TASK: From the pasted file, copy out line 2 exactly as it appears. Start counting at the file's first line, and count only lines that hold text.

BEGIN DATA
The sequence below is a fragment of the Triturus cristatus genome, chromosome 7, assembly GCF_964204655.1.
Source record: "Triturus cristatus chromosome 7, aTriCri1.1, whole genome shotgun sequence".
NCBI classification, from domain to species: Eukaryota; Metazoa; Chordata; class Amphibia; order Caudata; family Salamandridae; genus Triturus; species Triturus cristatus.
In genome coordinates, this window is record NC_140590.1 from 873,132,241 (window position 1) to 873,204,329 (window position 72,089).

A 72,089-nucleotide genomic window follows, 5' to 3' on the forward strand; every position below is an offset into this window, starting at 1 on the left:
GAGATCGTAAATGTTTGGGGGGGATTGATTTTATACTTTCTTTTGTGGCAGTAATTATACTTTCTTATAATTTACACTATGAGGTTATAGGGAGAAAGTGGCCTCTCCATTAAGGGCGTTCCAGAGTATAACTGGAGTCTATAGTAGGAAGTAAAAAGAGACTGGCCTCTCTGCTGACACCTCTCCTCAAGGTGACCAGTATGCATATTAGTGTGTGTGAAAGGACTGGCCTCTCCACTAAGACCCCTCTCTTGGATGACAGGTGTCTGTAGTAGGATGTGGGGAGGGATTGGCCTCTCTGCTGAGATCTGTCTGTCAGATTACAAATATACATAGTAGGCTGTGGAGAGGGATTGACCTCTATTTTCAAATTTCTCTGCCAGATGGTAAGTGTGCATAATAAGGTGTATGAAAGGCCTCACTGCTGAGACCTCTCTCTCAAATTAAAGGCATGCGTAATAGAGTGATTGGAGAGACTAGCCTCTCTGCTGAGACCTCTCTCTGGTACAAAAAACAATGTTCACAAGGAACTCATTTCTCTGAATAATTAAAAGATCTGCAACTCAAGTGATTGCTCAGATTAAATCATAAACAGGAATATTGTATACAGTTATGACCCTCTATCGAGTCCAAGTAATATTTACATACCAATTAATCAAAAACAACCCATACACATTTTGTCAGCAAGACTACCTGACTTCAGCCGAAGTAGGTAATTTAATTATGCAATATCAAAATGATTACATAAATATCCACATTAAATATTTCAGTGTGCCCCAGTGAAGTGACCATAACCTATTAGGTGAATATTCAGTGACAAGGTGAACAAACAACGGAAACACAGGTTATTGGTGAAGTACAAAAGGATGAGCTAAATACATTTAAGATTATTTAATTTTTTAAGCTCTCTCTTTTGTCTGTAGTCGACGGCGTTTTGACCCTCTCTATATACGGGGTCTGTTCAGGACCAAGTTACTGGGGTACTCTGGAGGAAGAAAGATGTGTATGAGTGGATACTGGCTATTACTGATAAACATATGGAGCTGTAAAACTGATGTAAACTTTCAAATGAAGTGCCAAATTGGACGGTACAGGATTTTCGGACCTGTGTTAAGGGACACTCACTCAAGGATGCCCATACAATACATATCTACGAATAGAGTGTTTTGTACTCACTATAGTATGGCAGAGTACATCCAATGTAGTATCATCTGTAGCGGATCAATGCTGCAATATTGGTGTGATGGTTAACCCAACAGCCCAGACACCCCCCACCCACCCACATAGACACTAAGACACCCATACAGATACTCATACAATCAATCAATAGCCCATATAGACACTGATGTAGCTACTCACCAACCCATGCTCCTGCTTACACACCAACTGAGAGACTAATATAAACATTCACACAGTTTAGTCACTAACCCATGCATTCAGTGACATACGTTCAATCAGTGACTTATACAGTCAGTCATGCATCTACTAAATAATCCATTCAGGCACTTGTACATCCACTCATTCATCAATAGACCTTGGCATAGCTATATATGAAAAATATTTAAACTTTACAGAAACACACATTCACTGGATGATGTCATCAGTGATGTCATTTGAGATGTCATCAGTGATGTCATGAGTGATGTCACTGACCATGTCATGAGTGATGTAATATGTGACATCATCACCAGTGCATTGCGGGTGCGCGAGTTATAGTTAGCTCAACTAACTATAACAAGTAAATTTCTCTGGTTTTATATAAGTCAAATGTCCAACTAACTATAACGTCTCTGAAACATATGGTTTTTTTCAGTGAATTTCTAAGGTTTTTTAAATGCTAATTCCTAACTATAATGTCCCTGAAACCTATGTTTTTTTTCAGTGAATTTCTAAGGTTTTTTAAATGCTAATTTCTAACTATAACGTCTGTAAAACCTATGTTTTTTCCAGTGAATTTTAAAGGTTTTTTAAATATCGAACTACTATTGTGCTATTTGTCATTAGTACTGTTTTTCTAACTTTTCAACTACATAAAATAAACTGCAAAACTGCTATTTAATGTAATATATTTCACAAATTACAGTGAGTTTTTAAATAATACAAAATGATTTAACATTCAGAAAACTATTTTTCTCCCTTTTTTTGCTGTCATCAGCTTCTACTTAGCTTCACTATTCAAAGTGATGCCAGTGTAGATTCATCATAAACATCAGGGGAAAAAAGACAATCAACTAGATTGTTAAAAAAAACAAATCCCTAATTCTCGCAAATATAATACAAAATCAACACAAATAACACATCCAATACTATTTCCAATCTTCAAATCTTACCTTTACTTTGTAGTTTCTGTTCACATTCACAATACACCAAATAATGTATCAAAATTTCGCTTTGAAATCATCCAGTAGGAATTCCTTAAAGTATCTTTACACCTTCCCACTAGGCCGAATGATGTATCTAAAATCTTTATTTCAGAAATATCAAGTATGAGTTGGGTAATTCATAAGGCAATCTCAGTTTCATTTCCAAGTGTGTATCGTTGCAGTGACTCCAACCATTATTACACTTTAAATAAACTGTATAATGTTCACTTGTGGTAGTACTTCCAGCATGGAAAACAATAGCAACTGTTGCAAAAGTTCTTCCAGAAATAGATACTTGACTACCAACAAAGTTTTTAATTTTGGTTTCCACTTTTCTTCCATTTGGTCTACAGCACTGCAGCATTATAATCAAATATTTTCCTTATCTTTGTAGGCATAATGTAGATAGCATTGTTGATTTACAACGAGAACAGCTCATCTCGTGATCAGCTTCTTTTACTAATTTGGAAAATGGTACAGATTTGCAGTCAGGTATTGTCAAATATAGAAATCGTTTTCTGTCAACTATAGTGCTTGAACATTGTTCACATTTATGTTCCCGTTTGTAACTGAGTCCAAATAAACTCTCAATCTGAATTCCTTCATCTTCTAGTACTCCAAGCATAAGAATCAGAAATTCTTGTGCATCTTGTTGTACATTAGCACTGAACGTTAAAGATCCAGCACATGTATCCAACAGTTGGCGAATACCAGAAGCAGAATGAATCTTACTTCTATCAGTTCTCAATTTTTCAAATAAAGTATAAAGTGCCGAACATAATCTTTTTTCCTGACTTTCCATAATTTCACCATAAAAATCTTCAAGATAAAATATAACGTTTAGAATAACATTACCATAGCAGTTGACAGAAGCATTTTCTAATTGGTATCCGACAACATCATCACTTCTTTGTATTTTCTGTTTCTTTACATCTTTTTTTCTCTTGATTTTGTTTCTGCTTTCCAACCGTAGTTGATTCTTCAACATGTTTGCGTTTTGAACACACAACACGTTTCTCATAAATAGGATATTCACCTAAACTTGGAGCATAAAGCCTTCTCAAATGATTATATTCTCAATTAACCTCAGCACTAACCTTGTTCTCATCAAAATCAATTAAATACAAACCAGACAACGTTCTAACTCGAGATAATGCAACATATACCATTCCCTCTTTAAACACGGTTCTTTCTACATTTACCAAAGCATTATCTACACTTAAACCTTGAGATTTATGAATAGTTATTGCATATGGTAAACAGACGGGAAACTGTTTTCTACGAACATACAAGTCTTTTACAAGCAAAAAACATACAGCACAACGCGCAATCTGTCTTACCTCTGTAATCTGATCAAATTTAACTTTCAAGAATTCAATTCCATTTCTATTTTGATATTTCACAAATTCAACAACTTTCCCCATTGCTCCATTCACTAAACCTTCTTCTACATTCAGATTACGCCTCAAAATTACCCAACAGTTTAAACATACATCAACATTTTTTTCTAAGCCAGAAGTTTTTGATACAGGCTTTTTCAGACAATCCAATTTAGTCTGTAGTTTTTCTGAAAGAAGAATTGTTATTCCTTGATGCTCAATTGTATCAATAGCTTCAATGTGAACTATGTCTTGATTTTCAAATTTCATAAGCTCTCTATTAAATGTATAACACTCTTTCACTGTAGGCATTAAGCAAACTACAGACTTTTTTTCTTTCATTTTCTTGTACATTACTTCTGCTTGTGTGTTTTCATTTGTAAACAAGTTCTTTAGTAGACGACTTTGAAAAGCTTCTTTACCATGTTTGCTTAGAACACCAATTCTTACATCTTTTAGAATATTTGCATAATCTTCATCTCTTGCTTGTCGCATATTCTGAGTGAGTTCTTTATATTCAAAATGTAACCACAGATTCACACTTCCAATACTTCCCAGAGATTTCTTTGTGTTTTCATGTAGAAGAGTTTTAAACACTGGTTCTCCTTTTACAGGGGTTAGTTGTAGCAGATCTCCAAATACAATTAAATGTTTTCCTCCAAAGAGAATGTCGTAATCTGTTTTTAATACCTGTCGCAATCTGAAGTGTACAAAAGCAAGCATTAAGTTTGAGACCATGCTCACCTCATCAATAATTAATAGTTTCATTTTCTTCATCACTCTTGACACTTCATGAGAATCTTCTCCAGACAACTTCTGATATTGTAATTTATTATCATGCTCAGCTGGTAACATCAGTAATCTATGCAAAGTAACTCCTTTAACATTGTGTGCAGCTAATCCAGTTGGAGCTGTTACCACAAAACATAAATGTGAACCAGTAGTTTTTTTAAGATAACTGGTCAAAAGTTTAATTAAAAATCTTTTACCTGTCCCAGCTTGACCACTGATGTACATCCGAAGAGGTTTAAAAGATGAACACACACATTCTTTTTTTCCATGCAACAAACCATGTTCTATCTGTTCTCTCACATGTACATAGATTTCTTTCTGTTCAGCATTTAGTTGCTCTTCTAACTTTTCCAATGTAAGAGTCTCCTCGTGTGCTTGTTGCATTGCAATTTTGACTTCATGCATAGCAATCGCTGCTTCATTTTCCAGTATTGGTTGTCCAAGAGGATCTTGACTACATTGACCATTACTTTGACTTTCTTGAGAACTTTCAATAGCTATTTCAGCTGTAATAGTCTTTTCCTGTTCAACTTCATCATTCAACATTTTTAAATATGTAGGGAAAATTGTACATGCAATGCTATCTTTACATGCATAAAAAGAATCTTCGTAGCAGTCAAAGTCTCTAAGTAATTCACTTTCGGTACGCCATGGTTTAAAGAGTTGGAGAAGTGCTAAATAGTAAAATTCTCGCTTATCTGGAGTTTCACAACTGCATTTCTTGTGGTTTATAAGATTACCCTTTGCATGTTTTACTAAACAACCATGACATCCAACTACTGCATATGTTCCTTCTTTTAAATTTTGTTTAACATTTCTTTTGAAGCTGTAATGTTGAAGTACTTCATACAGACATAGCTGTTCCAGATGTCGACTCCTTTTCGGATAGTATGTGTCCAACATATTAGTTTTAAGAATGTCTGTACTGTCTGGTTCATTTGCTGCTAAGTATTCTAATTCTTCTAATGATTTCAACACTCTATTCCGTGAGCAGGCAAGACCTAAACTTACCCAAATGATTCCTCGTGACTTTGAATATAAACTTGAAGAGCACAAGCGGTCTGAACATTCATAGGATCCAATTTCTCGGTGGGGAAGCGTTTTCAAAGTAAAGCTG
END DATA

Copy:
Source record: "Triturus cristatus chromosome 7, aTriCri1.1, whole genome shotgun sequence".